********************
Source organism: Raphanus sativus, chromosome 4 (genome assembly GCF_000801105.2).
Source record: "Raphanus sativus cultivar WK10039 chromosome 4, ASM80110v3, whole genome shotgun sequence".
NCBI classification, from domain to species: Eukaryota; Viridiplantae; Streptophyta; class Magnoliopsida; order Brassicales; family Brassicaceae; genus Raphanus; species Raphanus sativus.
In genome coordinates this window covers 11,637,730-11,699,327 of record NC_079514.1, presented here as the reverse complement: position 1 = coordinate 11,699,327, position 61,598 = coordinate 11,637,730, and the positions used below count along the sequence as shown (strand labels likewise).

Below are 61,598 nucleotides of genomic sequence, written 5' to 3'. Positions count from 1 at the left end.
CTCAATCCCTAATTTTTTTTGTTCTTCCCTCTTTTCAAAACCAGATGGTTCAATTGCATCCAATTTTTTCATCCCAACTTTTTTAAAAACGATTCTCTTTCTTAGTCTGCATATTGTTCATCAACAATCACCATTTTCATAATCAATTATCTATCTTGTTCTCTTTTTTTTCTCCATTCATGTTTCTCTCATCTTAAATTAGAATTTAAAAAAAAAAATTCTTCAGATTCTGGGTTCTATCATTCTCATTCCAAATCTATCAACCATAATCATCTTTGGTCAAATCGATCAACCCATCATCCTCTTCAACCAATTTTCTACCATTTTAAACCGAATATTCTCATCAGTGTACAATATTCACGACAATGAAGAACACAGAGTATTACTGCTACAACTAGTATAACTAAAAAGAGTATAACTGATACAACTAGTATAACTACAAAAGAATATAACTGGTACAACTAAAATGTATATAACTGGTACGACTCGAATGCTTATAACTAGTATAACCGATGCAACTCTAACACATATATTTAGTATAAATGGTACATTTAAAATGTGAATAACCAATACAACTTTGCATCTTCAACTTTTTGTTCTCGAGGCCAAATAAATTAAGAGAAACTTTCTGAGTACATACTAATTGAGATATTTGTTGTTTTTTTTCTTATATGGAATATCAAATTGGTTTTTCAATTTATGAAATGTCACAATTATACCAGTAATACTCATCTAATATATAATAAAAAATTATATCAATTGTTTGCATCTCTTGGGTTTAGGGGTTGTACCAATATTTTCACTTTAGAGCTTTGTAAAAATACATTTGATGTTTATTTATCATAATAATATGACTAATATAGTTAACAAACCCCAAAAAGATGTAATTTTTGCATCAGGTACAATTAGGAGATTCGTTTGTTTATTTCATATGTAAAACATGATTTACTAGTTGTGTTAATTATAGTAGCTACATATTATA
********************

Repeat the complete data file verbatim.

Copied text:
Source organism: Raphanus sativus, chromosome 4 (genome assembly GCF_000801105.2).
Source record: "Raphanus sativus cultivar WK10039 chromosome 4, ASM80110v3, whole genome shotgun sequence".
NCBI classification, from domain to species: Eukaryota; Viridiplantae; Streptophyta; class Magnoliopsida; order Brassicales; family Brassicaceae; genus Raphanus; species Raphanus sativus.
In genome coordinates this window covers 11,637,730-11,699,327 of record NC_079514.1, presented here as the reverse complement: position 1 = coordinate 11,699,327, position 61,598 = coordinate 11,637,730, and the positions used below count along the sequence as shown (strand labels likewise).

Below are 61,598 nucleotides of genomic sequence, written 5' to 3'. Positions count from 1 at the left end.
CTCAATCCCTAATTTTTTTTGTTCTTCCCTCTTTTCAAAACCAGATGGTTCAATTGCATCCAATTTTTTCATCCCAACTTTTTTAAAAACGATTCTCTTTCTTAGTCTGCATATTGTTCATCAACAATCACCATTTTCATAATCAATTATCTATCTTGTTCTCTTTTTTTTCTCCATTCATGTTTCTCTCATCTTAAATTAGAATTTAAAAAAAAAAATTCTTCAGATTCTGGGTTCTATCATTCTCATTCCAAATCTATCAACCATAATCATCTTTGGTCAAATCGATCAACCCATCATCCTCTTCAACCAATTTTCTACCATTTTAAACCGAATATTCTCATCAGTGTACAATATTCACGACAATGAAGAACACAGAGTATTACTGCTACAACTAGTATAACTAAAAAGAGTATAACTGATACAACTAGTATAACTACAAAAGAATATAACTGGTACAACTAAAATGTATATAACTGGTACGACTCGAATGCTTATAACTAGTATAACCGATGCAACTCTAACACATATATTTAGTATAAATGGTACATTTAAAATGTGAATAACCAATACAACTTTGCATCTTCAACTTTTTGTTCTCGAGGCCAAATAAATTAAGAGAAACTTTCTGAGTACATACTAATTGAGATATTTGTTGTTTTTTTTCTTATATGGAATATCAAATTGGTTTTTCAATTTATGAAATGTCACAATTATACCAGTAATACTCATCTAATATATAATAAAAAATTATATCAATTGTTTGCATCTCTTGGGTTTAGGGGTTGTACCAATATTTTCACTTTAGAGCTTTGTAAAAATACATTTGATGTTTATTTATCATAATAATATGACTAATATAGTTAACAAACCCCAAAAAGATGTAATTTTTGCATCAGGTACAATTAGGAGATTCGTTTGTTTATTTCATATGTAAAACATGATTTACTAGTTGTGTTAATTATAGTAGCTACATATTATA